Q&A with Alexander Dahmani

An interview with Alexander Dahmani, co-founder and CEO of QuiO, about his start-up experience and being named Innovation Champion at the 2017 Accenture HealthTech Innovation Challenge.

How did you come up with the name, “QuiO”?

The word is a combination of liquid, quality and flow which refers to the innovation of creating smart and connected injection devices for better, more transparent delivery of injectable therapies. We like it because it doesn't refer to a specific product or technology. That allows us to build a brand and expand into new categories including software and services.

Describe your innovation.

Through QuiO, we’ve developed the first real-time, connected drug delivery device for injectable therapies. Our product, the Smartinjector™ One (Si One for short), is focused on expensive biologics—drugs that are injected once a day or once a week and treat diseases like Crohn’s, MS and inflammatory conditions like rheumatoid arthritis.

The Si One uses long-range wireless connectivity to deliver dosing data from the patient to medical professionals. It’s seamless, and doesn’t require any interaction from the patient. So, they use the device, and information about the injection—how much of the drug was administered and at what efficacy level—is sent to medical professionals. This feedback mechanism makes in-home treatments much safer and less daunting for patients.

How did you get the inspiration to begin developing it?

I was pursuing my Ph.D. in microbiology and immunology from Columbia University when I had a eureka moment: I was reviewing the clinical data for a self-injected drug. Everyone projected that it would be a blockbuster so it was making headlines and gathering impressive data. Then I saw it was being commercialized in a glass syringe. And the thought occurred to me that even with a crown jewel therapy, the delivery system was antiquated. My partner and I used a 3D printer to create the original functional prototype. That printer ran day and night for 18 months until we got the result we needed.

What benefits does it deliver to the patient?

Injecting yourself isn’t exactly as straightforward as taking a pill. It’s an intimidating process for most people. How deeply do I insert the needle? How hard should I press the plunger on the syringe? Si One takes the guesswork out of the process. Automating it so that needle insertion is always at the proper depth. And the patient can control the flow of the shot. There’s not a lot of handling. Holding the device is like holding an electronic toothbrush. The patient doesn’t even see the needle.

LED lights show when something goes awry and provides a clear signal when the shot has been successfully administered. When it’s not in use, the device is placed in a charging dock where it delivers alerts and other vital data to the care team involved. We designed the Si One to look more like a consumer device than a medical device, so the patient doesn’t have to look at something on their kitchen counter and be reminded of their illness.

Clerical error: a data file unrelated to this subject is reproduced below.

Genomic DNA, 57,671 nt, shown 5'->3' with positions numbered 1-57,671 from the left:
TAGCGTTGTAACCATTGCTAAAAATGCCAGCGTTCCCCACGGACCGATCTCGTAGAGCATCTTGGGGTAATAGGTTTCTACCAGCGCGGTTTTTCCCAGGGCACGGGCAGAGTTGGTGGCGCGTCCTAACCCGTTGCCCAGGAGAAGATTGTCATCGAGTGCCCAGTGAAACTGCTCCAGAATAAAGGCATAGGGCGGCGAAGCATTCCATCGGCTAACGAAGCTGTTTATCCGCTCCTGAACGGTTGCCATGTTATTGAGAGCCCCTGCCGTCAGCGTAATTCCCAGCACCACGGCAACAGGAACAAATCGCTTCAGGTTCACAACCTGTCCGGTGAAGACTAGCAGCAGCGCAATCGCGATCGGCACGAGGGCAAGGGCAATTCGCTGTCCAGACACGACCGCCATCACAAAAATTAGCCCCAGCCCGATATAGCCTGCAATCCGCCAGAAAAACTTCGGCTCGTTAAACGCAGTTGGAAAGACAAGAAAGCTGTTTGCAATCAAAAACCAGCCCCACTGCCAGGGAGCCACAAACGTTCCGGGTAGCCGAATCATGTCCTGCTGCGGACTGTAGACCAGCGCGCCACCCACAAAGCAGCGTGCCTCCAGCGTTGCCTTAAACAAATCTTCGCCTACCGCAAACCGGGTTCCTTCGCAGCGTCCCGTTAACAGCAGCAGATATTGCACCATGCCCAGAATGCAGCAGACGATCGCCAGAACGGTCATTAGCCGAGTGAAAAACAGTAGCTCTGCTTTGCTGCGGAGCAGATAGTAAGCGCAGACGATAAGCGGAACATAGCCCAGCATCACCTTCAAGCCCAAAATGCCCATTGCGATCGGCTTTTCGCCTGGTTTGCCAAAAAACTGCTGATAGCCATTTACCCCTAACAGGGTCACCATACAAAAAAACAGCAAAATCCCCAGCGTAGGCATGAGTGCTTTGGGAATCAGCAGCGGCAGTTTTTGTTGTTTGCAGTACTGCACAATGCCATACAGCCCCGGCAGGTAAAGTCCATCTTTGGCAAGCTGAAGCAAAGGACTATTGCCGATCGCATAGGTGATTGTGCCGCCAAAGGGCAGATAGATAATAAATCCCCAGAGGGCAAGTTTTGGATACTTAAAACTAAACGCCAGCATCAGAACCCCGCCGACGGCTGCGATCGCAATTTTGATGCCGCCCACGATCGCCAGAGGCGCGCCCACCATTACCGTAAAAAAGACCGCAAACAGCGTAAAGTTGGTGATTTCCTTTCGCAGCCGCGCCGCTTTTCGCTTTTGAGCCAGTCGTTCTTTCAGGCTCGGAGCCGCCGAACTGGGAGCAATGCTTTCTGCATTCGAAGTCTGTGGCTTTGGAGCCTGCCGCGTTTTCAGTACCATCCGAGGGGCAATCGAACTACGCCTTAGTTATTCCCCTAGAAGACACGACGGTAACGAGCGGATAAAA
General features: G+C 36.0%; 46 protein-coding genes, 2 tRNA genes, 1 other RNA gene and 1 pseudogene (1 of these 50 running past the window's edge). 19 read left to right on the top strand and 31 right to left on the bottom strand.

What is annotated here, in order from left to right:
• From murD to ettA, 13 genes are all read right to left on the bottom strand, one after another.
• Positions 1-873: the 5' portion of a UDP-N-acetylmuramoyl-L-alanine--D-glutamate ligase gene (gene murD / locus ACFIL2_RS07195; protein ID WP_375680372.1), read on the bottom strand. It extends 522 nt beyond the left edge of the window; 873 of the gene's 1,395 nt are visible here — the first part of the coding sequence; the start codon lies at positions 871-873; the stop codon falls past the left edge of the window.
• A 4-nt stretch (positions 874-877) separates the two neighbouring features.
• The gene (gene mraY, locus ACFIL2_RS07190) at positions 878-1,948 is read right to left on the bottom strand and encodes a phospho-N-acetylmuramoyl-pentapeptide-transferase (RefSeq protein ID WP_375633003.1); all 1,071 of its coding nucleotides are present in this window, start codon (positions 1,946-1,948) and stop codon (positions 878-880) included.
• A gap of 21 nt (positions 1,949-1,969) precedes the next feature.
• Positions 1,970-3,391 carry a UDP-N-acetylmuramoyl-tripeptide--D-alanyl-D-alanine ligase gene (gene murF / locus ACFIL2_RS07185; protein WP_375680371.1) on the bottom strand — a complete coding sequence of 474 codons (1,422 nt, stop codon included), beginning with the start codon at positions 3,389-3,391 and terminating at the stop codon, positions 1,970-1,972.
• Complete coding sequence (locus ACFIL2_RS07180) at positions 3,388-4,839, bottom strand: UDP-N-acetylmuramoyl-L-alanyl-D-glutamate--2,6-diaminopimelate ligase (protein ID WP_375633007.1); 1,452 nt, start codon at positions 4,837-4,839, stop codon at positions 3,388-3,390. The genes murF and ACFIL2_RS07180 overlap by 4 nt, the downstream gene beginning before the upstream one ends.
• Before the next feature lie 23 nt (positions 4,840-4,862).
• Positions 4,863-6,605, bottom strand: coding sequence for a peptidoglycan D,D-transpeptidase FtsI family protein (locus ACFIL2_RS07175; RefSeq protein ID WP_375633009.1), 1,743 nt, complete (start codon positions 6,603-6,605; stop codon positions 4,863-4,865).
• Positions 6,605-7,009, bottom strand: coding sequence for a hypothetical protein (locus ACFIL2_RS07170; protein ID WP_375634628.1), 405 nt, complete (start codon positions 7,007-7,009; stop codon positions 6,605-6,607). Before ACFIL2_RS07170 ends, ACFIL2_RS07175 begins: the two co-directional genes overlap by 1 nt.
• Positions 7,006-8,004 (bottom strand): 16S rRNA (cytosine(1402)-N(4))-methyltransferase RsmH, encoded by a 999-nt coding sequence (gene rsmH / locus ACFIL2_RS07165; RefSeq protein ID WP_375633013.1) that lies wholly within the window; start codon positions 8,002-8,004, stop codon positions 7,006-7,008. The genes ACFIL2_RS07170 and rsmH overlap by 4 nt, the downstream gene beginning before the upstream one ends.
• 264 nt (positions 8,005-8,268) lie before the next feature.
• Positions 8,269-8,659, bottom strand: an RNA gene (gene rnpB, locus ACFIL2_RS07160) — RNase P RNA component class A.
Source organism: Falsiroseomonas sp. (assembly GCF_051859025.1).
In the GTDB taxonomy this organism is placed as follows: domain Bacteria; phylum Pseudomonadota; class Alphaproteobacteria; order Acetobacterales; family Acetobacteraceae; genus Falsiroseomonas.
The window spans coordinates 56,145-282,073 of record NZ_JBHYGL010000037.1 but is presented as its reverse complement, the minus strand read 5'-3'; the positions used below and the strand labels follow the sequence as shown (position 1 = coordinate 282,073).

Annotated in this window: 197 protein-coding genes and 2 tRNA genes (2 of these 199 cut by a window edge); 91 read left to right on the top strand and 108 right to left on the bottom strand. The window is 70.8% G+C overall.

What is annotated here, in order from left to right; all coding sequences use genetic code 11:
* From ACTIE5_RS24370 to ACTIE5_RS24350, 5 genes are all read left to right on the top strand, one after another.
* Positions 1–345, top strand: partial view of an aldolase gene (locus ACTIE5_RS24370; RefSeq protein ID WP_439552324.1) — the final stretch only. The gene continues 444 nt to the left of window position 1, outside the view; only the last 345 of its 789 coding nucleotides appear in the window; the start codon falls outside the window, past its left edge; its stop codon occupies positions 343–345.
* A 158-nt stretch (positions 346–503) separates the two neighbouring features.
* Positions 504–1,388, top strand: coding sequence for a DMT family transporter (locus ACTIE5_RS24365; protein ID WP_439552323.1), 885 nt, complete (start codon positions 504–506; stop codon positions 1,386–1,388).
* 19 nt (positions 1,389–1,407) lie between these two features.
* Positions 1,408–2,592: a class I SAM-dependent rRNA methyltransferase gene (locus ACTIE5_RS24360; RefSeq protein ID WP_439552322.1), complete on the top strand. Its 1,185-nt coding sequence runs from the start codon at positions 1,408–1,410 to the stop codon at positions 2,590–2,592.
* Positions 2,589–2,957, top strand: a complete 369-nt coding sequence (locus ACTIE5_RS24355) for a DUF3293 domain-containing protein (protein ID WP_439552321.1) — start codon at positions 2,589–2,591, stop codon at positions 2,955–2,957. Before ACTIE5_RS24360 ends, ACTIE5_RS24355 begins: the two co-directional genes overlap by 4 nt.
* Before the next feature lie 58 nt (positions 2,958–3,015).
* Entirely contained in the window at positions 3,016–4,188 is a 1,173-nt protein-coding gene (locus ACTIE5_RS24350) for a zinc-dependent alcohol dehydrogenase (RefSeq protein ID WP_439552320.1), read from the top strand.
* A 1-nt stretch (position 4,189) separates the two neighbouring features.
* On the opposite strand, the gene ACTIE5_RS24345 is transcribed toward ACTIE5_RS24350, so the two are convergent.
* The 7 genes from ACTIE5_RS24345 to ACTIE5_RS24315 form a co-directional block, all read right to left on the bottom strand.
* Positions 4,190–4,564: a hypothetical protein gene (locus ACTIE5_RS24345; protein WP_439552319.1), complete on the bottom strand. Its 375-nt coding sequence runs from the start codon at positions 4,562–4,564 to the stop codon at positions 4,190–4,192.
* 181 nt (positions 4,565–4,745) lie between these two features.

How did you learn about the Accenture HealthTech Innovation Challenge?

I think I heard about it through an email chain back in October of 2016. There’s no shortage of competitions out there, but many aren’t relevant. So, I read up on this one and it checked all the boxes. With the brand integrity of Accenture backing it, entering was a no-brainer. I knew there wasn’t a cash prize. The prize was in getting connections. The people involved in the competition represented all the health insurers and pharma companies I needed to know to develop the Smartinjector platform.

How has being named the Innovation Champion changed QuiO?

It gave us huge validation which is important for a healthcare company that has long commercialization timelines. You need intermediate points of validation that show you’re on the right path. Being named the Innovation Champion is something we constantly point to over the past five months since the finals.

What’s next on the horizon?

We’re hoping to submit our first 510(K) and we’re looking to run a pilot study. Our aim with the study is to quantify how much the Smartinjector and connected software boosts the performance of injectable therapies when it comes to patient satisfaction and medical outcomes.

What advice do you have other entrepreneurs beginning their own start-up journey?

For starters, be flexible with your plans and timelines. You want to have a detailed plan to get you started, of course. But make sure that plan is continually revisited especially when it comes to timelines and strategies. Because those change all the time. And you need to change with them.

One of the best parts of working on this technology is the people you meet. Nearly everyone is looking to help if they can. Never say no to a meeting. When I look back now, I realize that people who really helped us change the game were the ones I met by working my way through a chain of meetings that led me ultimately to their doorstep. I never knew where the meetings were going to take me, but it always turned out to be right where I needed to be.


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